IN THE UNITED STATES DISTRICT COURT FOR THE EASTERN DISTRICT OF CALIFORNIA
July 17, 2012
WILLIAM A. SMITH, PLAINTIFF,
NAT'L CITY MORTGAGE, ET AL., DEFENDANTS.
On July 12, 2012, the court held a hearing on defendant's motion to preclude expert testimony. Michael Maloney appeared for plaintiff. Kimberly Paese appeared for defendant. On review of the motion, following discussion of counsel and good cause appearing therefor, THE COURT FINDS AS FOLLOWS:
RELEVANT PROCEDURAL BACKGROUND
On June 30, 2011, the Honorable John A. Mendez issued a scheduling order setting April 13, 2012 as the deadline by which to make initial expert disclosures, and April 27, 2012 for supplemental expert disclosures. Doc. No. 49. On April 16, 2012, Judge Mendez signed the parties' stipulation extending the initial expert deadline to May 14, 2012 and the supplemental disclosures deadline to May 28, 2012. Doc. No. 59. Discovery concluded on June 8, 2012, and trial is scheduled to commence on November 5, 2012.
On May 10, 2012, and in compliance with the stipulated expert discovery deadlines, plaintiff served on defendant a document entitled "Plaintiff's Disclosure of Expert Witnesses" ("Plaintiff's Disclosure Document"). This document listed three individuals as experts -- Doug Minor, David Pereira and Jessica Dutra -- and provided only their names and addresses.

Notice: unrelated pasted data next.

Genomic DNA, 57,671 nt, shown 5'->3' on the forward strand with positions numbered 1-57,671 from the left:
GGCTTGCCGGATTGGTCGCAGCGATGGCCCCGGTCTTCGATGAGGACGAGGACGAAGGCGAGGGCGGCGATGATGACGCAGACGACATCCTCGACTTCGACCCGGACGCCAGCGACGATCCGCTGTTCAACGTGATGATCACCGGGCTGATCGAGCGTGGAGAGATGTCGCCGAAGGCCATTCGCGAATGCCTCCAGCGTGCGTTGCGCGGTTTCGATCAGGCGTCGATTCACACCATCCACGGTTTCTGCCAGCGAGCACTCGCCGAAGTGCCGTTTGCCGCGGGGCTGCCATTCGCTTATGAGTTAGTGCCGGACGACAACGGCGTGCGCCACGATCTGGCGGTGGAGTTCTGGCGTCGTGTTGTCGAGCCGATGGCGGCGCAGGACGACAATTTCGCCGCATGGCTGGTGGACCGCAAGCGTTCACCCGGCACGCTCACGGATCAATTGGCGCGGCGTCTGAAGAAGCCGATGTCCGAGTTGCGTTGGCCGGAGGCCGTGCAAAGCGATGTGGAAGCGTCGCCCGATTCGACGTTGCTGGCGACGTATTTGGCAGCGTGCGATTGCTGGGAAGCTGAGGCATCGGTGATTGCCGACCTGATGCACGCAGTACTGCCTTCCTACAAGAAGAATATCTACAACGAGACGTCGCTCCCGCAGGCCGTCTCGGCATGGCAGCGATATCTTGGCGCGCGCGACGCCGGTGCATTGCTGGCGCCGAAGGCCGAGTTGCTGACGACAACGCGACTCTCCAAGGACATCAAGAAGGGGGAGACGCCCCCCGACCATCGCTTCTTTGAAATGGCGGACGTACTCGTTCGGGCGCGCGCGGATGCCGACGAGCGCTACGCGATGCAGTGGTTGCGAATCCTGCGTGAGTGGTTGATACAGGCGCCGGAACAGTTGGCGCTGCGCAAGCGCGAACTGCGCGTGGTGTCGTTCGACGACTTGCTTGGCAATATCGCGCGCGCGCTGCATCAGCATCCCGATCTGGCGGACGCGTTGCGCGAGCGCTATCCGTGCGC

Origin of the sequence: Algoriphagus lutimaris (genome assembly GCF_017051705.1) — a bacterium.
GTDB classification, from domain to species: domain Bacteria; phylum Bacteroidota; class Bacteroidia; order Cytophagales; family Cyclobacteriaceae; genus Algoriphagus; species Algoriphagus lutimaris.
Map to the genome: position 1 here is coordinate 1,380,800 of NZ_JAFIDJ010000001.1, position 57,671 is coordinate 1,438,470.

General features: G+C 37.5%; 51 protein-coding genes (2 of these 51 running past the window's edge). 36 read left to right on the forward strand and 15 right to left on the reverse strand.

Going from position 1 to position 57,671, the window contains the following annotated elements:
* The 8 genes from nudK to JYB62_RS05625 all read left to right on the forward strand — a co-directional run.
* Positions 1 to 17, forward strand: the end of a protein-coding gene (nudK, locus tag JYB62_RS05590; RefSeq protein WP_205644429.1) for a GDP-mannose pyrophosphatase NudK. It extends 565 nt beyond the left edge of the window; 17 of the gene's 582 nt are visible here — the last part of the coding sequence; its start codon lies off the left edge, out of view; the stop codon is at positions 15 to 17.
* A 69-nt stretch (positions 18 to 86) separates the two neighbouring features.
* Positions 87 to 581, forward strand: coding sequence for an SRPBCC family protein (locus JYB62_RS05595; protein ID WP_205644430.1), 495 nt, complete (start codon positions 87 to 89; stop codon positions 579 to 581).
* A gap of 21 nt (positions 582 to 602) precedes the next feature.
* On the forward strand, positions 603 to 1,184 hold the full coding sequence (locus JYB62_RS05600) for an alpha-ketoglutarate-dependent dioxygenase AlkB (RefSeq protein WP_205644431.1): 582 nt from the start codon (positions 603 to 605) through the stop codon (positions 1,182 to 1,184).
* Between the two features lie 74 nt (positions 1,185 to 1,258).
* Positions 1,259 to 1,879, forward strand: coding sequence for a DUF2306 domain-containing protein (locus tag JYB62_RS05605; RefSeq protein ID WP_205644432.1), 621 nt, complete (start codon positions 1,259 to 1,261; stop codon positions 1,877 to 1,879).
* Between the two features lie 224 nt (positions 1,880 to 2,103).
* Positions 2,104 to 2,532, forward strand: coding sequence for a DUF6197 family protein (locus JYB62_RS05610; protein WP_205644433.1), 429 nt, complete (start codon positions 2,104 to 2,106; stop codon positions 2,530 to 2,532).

Plaintiff also served a declaration of counsel entitled "Declaration of Michael D. Maloney in support of Plaintiff's Disclosure of Expert Witnesses" ("the Supporting Declaration"). The Supporting Declaration also set forth three intended expert witnesses: Doug Minor, David Pereira and Barry Cleverdon. Cleverdon, however, was not listed in Plaintiff's Disclosure Document. Jessica Dutra, who was listed in Plaintiff's Disclosure Document, was not listed in the Supporting Declaration. Also, the Supporting Declaration included the CV for Pereira and Cleverdon as exhibits, but no documents for Doug Minor. Finally, plaintiff failed to submit expert reports for any of the intended expert witnesses.
On May 24, 2012, defense counsel contacted plaintiff's counsel to discuss plaintiff's failure to provide expert reports pursuant to Federal Rule of Civil Procedure 26(a)(2)(B). Counsel for plaintiff acknowledged his error and said the expert reports would be forthcoming. Plaintiff submitted an expert report on June 21, 2012. Doc. No. 75.